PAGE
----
Don’t be scammed by a Grinch
Gone are the days when Christmas simply meant peace, joy and goodwill toward all men. Sadly, today’s yuletide message may read more like this – don’t be too trusting! There’s a tendency to let down your guard amidst the festive chaos and get taken for a ride by seasoned scammers.
A close look at some of the key scams might save you from unnecessary heartache.
We’re all looking for the perfect gift in record time. Scammers often create fake websites and online ads, particularly ones selling the latest in-demand gadgets (eg. ipad2) for crazy prices, which legitimate stockists may have sold-out of. Don’t let your haste to get the goods override common sense. Besides never receiving the product, you may start to find suspicious transactions on your credit card. One precaution may be to set up a separate credit card with a small spending limit, just for online purchases.
Identity thieves can take advantage of the simple E-card. You know the one – you get an email from a friend, click on the attached link and see a cute animated Christmas message onscreen. If you don’t know who it’s from or there are errors (like your name spelled incorrectly) don’t click on the link. You could be downloading malicious software that destroys your computer, or worse, starts to spy on the keys you press to give the scammer personal information (eg. bank account passwords).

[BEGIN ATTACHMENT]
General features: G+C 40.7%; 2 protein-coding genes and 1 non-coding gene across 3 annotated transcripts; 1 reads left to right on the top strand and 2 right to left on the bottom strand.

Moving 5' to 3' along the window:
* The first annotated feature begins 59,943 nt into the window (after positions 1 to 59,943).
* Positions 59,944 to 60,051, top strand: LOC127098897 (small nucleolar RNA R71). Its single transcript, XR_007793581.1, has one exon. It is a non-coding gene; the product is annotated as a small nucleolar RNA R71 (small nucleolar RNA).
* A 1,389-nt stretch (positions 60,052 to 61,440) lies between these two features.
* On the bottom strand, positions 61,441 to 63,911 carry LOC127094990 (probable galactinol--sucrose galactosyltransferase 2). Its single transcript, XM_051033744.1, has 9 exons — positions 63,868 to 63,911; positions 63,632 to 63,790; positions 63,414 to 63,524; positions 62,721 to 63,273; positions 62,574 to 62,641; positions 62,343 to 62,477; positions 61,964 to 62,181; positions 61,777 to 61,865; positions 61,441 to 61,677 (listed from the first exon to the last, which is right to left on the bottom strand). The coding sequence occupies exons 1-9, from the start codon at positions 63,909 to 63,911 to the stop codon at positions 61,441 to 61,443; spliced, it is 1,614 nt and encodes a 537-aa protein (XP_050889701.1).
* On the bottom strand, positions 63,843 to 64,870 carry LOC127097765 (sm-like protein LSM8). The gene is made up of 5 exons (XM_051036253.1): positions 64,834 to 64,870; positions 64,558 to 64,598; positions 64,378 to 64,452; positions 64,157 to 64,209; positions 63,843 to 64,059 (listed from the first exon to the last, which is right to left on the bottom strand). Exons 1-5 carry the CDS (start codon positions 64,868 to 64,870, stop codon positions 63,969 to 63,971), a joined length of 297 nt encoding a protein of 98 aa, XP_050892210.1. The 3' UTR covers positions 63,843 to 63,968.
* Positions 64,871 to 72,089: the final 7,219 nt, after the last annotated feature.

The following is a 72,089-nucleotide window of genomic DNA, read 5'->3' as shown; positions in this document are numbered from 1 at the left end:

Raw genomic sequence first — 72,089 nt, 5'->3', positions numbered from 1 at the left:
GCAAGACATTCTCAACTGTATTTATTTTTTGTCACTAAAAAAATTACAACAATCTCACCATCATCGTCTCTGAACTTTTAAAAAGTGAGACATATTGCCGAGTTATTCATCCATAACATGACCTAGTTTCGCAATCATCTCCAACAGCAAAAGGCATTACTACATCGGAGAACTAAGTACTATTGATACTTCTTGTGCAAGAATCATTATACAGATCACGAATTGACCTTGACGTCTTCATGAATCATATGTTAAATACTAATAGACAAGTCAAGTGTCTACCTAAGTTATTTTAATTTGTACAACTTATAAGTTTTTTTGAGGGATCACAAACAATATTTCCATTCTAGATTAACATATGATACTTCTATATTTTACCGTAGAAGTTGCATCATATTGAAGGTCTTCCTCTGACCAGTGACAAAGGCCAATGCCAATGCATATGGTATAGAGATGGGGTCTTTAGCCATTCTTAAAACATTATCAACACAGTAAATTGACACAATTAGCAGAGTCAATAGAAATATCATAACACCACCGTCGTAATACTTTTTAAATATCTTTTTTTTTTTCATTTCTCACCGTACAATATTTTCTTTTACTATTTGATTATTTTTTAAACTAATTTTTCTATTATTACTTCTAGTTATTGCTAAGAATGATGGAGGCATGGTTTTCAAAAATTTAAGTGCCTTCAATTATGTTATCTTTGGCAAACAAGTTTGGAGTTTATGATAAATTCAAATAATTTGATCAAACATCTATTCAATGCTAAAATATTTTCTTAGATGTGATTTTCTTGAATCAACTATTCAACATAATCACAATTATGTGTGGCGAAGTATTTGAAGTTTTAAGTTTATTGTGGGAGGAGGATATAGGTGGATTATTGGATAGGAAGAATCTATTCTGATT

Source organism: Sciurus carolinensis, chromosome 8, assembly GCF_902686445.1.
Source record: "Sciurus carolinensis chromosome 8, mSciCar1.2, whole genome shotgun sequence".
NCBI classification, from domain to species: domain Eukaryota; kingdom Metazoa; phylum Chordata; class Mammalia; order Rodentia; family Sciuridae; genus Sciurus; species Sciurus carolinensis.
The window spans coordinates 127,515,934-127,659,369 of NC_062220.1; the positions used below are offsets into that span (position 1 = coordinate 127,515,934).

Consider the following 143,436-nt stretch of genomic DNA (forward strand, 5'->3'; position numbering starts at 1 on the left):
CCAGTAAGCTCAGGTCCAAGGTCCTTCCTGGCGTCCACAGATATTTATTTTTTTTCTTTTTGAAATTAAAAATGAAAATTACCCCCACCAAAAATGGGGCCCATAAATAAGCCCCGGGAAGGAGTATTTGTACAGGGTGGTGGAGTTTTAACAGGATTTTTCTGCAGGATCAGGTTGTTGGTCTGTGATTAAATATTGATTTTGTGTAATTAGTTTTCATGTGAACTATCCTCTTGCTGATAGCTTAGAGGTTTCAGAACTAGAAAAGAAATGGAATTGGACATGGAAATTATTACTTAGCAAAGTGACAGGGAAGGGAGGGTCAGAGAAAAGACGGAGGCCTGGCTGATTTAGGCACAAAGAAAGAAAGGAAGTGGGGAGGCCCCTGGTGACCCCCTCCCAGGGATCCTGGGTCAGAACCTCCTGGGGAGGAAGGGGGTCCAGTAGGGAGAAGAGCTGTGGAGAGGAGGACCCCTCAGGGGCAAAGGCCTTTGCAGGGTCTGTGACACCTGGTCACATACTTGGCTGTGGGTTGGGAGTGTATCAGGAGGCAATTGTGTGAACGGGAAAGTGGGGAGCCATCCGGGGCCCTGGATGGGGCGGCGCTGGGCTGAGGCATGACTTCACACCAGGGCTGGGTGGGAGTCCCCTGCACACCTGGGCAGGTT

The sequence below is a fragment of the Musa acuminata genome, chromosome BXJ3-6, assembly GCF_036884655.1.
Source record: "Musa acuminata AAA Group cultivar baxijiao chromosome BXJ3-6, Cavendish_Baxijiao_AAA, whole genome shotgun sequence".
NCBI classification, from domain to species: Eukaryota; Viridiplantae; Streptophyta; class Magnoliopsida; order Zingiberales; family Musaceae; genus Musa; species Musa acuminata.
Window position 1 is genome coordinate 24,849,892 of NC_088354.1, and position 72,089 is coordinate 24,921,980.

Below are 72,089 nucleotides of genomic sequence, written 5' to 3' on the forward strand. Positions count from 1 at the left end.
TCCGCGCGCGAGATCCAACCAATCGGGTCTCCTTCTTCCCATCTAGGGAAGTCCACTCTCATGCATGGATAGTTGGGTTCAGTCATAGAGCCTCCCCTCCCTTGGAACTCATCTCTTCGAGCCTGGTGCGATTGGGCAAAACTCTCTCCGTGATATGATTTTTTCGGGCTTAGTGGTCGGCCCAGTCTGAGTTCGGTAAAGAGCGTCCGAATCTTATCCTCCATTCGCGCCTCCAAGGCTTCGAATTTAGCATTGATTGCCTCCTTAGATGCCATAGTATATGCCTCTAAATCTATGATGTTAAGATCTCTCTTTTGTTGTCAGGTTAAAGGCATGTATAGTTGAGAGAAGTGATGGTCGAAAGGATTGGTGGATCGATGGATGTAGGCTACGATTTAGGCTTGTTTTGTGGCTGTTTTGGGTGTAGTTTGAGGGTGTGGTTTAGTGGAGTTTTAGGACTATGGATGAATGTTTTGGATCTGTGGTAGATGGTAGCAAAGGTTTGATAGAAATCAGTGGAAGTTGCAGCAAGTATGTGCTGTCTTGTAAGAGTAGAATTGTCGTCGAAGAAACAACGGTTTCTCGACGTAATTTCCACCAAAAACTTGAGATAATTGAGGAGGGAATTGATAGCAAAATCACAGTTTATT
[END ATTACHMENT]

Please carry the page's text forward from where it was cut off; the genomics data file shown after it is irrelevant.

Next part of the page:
Many charities boost their advertising to take advantage of the Christmas spirit. Scammers might use recent events, like the Bangkok floods, to solicit donations. If you’ve never heard of the organisation, confirm it exists (eg. do an online search). Be wary of charities that put pressure on you to donate NOW or are vague about the specifics of how donations are spent. And only write a cheque with the charity’s precise name – fraudsters can create organisations that sound nearly identical to legitimate charities.
Holiday scams are another biggie. Posting details about your holiday plans on social networking sites could make you the victim of a burglary while you’re away. Or worse, scammers could pose as you, contacting your Facebook “friends” for financial aid because of some drama that’s happened whilst on holiday (eg “I was mugged!”).
Also beware the holiday “deal” – phony hotels or travel companies that cold call offering discounted holiday vouchers, usually in exotic locations. After supplying your credit card details the supposed voucher never arrives. Or it does but the company that issued it no longer exists.
These are but a few! If you think you’ve been scammed, report it to Fair Trading NSW, and if you’ve given out bank details, freeze your account.
Celebrate the joy of Christmas by all means – just keep your wits about you.